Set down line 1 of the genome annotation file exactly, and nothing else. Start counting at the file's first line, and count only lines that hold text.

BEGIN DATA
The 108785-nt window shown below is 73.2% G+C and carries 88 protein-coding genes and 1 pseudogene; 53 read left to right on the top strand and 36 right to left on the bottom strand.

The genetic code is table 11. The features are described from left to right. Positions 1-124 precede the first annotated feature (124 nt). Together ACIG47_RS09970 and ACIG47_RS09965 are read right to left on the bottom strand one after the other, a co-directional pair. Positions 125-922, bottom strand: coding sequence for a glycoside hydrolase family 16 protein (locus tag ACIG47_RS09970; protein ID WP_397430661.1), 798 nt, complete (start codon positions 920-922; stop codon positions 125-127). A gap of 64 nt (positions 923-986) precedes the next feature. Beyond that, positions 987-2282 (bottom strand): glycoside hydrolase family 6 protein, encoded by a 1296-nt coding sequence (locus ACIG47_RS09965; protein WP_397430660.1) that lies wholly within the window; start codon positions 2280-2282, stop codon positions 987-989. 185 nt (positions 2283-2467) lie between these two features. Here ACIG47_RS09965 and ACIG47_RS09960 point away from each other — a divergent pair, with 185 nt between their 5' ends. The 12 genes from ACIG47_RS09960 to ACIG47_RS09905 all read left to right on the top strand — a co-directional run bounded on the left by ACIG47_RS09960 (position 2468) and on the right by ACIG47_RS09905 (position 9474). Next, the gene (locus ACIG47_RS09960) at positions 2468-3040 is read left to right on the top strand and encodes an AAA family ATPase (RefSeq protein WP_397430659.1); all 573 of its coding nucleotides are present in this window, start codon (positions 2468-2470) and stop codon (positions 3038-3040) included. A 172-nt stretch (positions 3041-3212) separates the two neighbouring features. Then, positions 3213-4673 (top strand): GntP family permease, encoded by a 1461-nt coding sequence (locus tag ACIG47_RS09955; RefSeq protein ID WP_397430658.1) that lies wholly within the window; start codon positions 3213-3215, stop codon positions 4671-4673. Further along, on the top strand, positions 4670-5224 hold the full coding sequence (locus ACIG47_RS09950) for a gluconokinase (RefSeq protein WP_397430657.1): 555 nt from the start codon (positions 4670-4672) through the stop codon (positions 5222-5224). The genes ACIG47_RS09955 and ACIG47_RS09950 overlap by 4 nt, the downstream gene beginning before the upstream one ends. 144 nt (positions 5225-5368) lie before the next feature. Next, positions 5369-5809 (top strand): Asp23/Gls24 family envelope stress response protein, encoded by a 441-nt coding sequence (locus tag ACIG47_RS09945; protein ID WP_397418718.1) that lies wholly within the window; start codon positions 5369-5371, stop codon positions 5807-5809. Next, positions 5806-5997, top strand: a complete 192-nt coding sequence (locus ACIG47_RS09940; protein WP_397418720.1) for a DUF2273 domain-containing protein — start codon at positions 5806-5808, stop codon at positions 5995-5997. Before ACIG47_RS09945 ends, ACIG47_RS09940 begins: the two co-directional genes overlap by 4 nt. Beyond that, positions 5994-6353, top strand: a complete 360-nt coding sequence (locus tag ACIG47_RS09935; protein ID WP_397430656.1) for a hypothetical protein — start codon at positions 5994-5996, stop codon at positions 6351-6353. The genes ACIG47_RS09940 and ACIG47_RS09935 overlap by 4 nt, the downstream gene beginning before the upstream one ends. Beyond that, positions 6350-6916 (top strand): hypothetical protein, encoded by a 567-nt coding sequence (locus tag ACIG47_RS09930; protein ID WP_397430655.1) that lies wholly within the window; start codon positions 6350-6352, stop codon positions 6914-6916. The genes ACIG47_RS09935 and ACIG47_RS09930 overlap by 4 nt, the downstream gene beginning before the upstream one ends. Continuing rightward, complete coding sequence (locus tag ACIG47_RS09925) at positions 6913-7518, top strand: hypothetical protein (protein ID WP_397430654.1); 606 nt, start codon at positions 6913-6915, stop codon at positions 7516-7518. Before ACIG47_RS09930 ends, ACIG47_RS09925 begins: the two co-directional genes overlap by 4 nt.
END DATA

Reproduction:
The 108785-nt window shown below is 73.2% G+C and carries 88 protein-coding genes and 1 pseudogene; 53 read left to right on the top strand and 36 right to left on the bottom strand.